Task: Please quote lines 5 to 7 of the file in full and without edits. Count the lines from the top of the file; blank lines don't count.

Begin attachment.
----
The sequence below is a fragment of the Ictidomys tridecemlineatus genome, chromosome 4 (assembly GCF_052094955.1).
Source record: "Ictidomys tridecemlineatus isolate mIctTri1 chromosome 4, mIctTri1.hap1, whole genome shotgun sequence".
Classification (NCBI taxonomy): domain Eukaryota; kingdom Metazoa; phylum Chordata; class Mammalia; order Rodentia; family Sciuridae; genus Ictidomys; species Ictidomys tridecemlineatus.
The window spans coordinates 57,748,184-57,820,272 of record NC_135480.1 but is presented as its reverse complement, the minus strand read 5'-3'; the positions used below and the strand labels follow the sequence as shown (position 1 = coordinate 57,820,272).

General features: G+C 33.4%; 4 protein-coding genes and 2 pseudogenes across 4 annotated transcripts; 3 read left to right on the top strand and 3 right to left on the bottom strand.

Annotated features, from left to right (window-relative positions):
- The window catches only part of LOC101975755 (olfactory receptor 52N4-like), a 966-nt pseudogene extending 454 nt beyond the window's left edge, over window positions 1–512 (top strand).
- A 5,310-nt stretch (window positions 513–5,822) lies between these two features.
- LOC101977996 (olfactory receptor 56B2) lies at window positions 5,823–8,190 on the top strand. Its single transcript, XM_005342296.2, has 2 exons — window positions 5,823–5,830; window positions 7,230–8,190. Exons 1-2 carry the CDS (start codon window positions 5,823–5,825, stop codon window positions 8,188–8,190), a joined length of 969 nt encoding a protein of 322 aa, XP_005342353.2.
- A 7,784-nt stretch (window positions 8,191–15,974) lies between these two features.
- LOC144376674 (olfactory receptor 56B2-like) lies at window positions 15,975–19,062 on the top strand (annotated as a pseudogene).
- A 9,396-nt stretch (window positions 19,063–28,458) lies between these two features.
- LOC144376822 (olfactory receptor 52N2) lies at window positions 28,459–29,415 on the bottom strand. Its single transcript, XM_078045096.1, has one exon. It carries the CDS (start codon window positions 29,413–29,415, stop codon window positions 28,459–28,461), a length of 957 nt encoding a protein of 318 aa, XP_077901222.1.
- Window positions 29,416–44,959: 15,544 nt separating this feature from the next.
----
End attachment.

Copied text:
General features: G+C 33.4%; 4 protein-coding genes and 2 pseudogenes across 4 annotated transcripts; 3 read left to right on the top strand and 3 right to left on the bottom strand.

Annotated features, from left to right (window-relative positions):
- The window catches only part of LOC101975755 (olfactory receptor 52N4-like), a 966-nt pseudogene extending 454 nt beyond the window's left edge, over window positions 1–512 (top strand).